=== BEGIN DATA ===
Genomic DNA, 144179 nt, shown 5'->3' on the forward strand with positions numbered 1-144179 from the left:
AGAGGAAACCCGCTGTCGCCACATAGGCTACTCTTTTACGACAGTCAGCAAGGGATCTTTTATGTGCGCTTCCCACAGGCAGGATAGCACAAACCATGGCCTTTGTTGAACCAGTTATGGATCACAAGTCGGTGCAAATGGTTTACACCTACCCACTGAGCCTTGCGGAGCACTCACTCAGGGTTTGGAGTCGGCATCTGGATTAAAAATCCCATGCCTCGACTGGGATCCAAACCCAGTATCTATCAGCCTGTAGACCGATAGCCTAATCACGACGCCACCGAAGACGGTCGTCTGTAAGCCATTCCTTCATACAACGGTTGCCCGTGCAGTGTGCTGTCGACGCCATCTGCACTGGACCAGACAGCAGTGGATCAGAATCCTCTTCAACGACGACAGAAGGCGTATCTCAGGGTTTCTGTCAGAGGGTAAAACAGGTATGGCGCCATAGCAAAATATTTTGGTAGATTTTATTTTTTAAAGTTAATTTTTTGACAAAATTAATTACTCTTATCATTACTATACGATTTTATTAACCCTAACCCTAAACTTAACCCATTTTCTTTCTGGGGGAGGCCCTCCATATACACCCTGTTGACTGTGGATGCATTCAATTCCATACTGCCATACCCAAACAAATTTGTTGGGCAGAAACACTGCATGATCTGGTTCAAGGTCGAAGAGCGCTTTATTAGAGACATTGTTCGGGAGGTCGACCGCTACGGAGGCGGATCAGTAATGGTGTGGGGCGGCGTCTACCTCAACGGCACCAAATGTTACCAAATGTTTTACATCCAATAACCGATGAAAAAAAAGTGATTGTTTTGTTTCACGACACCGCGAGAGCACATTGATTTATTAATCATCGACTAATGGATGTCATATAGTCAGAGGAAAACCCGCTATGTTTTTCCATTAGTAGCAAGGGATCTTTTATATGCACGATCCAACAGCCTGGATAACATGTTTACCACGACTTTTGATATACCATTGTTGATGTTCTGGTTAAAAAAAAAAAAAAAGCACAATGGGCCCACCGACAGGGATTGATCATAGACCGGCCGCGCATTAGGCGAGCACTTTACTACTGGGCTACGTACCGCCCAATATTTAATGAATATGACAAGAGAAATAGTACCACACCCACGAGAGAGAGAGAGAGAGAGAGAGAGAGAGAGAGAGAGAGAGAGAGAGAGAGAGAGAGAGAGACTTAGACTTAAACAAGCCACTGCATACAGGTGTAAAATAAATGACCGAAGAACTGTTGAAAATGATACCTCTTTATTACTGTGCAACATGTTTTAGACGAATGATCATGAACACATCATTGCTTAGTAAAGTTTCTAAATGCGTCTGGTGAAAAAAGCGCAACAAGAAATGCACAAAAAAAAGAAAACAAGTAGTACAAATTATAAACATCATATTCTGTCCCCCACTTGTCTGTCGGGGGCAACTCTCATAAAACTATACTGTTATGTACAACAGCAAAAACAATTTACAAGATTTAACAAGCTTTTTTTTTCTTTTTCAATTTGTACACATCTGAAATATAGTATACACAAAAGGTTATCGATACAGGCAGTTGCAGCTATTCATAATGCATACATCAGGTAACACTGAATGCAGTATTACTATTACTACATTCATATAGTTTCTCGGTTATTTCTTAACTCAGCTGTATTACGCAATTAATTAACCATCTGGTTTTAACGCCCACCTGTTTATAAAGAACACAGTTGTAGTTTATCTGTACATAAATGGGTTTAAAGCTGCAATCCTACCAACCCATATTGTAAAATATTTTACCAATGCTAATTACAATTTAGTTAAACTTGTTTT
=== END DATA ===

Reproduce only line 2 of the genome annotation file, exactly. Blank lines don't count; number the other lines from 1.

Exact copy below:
AGAGGAAACCCGCTGTCGCCACATAGGCTACTCTTTTACGACAGTCAGCAAGGGATCTTTTATGTGCGCTTCCCACAGGCAGGATAGCACAAACCATGGCCTTTGTTGAACCAGTTATGGATCACAAGTCGGTGCAAATGGTTTACACCTACCCACTGAGCCTTGCGGAGCACTCACTCAGGGTTTGGAGTCGGCATCTGGATTAAAAATCCCATGCCTCGACTGGGATCCAAACCCAGTATCTATCAGCCTGTAGACCGATAGCCTAATCACGACGCCACCGAAGACGGTCGTCTGTAAGCCATTCCTTCATACAACGGTTGCCCGTGCAGTGTGCTGTCGACGCCATCTGCACTGGACCAGACAGCAGTGGATCAGAATCCTCTTCAACGACGACAGAAGGCGTATCTCAGGGTTTCTGTCAGAGGGTAAAACAGGTATGGCGCCATAGCAAAATATTTTGGTAGATTTTATTTTTTAAAGTTAATTTTTTGACAAAATTAATTACTCTTATCATTACTATACGATTTTATTAACCCTAACCCTAAACTTAACCCATTTTCTTTCTGGGGGAGGCCCTCCATATACACCCTGTTGACTGTGGATGCATTCAATTCCATACTGCCATACCCAAACAAATTTGTTGGGCAGAAACACTGCATGATCTGGTTCAAGGTCGAAGAGCGCTTTATTAGAGACATTGTTCGGGAGGTCGACCGCTACGGAGGCGGATCAGTAATGGTGTGGGGCGGCGTCTACCTCAACGGCACCAAATGTTACCAAATGTTTTACATCCAATAACCGATGAAAAAAAAGTGATTGTTTTGTTTCACGACACCGCGAGAGCACATTGATTTATTAATCATCGACTAATGGATGTCATATAGTCAGAGGAAAACCCGCTATGTTTTTCCATTAGTAGCAAGGGATCTTTTATATGCACGATCCAACAGCCTGGATAACATGTTTACCACGACTTTTGATATACCATTGTTGATGTTCTGGTTAAAAAAAAAAAAAAAGCACAATGGGCCCACCGACAGGGATTGATCATAGACCGGCCGCGCATTAGGCGAGCACTTTACTACTGGGCTACGTACCGCCCAATATTTAATGAATATGACAAGAGAAATAGTACCACACCCACGAGAGAGAGAGAGAGAGAGAGAGAGAGAGAGAGAGAGAGAGAGAGAGAGAGAGAGAGAGAGACTTAGACTTAAACAAGCCACTGCATACAGGTGTAAAATAAATGACCGAAGAACTGTTGAAAATGATACCTCTTTATTACTGTGCAACATGTTTTAGACGAATGATCATGAACACATCATTGCTTAGTAAAGTTTCTAAATGCGTCTGGTGAAAAAAGCGCAACAAGAAATGCACAAAAAAAAGAAAACAAGTAGTACAAATTATAAACATCATATTCTGTCCCCCACTTGTCTGTCGGGGGCAACTCTCATAAAACTATACTGTTATGTACAACAGCAAAAACAATTTACAAGATTTAACAAGCTTTTTTTTTCTTTTTCAATTTGTACACATCTGAAATATAGTATACACAAAAGGTTATCGATACAGGCAGTTGCAGCTATTCATAATGCATACATCAGGTAACACTGAATGCAGTATTACTATTACTACATTCATATAGTTTCTCGGTTATTTCTTAACTCAGCTGTATTACGCAATTAATTAACCATCTGGTTTTAACGCCCACCTGTTTATAAAGAACACAGTTGTAGTTTATCTGTACATAAATGGGTTTAAAGCTGCAATCCTACCAACCCATATTGTAAAATATTTTACCAATGCTAATTACAATTTAGTTAAACTTGTTTT